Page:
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Take Home Naloxone Program: Nine Month Review

Posted on: May 17th, 2013

Naloxone is a safe and effective medication that can quickly reverse an opioid overdose. As of August 2012, the BC Centre for Disease Control launched the BC Take Home Naloxone (THN) pilot program to provide overdose prevention and response training to people at risk and their friends and family. Only those who use opioids and complete the training are prescribed and dispensed a THN kit from a participating site. The kit contains the tools necessary to administer naloxone in the event of an overdose giving people immediate access to a potentially life-saving treatment.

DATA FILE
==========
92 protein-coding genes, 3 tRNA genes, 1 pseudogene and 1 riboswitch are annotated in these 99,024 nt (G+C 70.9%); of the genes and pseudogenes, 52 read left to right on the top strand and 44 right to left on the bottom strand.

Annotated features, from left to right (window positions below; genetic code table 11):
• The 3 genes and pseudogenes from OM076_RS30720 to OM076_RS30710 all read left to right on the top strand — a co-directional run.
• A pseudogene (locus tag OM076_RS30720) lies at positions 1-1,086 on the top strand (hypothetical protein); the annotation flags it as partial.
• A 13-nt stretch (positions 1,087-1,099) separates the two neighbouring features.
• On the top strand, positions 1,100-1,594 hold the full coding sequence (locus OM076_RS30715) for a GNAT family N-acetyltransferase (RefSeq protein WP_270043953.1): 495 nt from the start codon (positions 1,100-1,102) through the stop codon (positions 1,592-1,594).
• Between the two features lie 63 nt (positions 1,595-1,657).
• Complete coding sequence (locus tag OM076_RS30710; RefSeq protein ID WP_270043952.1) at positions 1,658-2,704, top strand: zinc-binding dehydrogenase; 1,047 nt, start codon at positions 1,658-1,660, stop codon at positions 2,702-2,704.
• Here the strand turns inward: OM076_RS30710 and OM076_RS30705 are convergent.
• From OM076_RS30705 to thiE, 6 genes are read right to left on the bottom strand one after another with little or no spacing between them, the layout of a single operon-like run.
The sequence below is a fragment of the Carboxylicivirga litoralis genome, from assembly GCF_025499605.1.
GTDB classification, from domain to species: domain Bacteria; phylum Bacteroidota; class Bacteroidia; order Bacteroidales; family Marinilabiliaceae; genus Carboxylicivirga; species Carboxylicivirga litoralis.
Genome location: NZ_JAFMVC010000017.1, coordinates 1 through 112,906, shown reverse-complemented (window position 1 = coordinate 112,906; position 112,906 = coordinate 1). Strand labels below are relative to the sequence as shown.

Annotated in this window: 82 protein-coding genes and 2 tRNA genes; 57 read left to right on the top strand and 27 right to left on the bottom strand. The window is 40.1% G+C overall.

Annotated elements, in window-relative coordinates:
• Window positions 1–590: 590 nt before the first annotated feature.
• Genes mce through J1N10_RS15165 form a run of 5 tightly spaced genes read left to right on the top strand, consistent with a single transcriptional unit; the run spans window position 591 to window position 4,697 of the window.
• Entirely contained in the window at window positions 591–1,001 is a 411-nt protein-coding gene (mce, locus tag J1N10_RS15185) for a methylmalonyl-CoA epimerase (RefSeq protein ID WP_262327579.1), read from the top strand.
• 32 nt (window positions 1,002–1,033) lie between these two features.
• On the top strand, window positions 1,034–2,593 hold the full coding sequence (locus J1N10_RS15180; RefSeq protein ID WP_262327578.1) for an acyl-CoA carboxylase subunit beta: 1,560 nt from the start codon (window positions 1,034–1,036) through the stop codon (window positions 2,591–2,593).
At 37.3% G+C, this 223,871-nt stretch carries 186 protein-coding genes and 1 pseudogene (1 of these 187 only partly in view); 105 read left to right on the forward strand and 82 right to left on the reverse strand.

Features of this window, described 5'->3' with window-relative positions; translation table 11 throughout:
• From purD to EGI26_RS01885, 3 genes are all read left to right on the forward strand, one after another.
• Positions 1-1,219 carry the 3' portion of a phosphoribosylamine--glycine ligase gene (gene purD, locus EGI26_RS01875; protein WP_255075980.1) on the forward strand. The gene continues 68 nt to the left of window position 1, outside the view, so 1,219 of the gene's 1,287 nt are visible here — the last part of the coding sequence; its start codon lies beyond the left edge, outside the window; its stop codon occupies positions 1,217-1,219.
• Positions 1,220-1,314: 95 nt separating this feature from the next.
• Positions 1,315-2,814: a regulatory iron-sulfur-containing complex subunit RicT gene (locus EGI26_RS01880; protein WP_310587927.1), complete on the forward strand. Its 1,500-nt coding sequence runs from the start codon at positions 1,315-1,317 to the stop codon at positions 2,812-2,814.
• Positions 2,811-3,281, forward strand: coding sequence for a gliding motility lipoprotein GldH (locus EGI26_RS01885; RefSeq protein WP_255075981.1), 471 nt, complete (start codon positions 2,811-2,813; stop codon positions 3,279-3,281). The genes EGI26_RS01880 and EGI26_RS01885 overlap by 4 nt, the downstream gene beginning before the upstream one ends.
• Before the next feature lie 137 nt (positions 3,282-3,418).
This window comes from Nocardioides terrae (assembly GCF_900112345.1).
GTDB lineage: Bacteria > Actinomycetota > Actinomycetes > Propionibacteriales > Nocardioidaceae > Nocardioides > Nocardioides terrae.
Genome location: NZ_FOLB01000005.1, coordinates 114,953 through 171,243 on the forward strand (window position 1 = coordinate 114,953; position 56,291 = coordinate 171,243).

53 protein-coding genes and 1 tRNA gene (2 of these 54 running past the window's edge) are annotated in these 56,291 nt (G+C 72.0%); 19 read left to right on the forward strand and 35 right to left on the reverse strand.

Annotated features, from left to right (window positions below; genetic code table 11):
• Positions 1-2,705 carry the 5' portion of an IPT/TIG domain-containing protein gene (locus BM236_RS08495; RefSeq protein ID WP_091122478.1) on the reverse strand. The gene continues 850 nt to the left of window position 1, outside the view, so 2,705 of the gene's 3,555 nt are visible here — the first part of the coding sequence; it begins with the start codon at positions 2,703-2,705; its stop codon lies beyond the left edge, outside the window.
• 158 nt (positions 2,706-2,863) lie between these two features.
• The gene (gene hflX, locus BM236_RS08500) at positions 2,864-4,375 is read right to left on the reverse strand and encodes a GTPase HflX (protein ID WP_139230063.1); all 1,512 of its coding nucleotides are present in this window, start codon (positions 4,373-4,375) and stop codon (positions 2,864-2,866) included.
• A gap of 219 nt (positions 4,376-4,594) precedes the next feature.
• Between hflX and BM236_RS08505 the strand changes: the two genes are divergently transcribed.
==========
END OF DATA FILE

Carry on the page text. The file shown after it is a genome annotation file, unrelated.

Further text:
In the first nine months of the program, this is what we have reported back:

  • There have been 14 known overdose reversals.
  • 995 THN kits have been sent to 18 sites in 3 health authorities.
  • 248 people have completed the training and received a kit.
  • More than 400 people have been trained in OD prevention and response in BC. This included people who use drugs, their friends and family, and service providers.

Evaluation Findings

As of April 1, 2013, two focus group meetings have been held with opioid users who participated in the training, and interviews conducted with two members of the Vancouver Police Department (VPD) and two parents of people who use opioids.

The findings show that stakeholders support the program and program trainees felt the training session was beneficial and essential prior to receiving a kit. Parents were supportive of the program and expressed the need for greater accessibility. The two VPD officers had concerns about the program that were rooted in misconceptions about naloxone, believing a person could get ‘high’ from its use, for one. Since this time a 1-page information sheet has been produced for law enforcement in BC.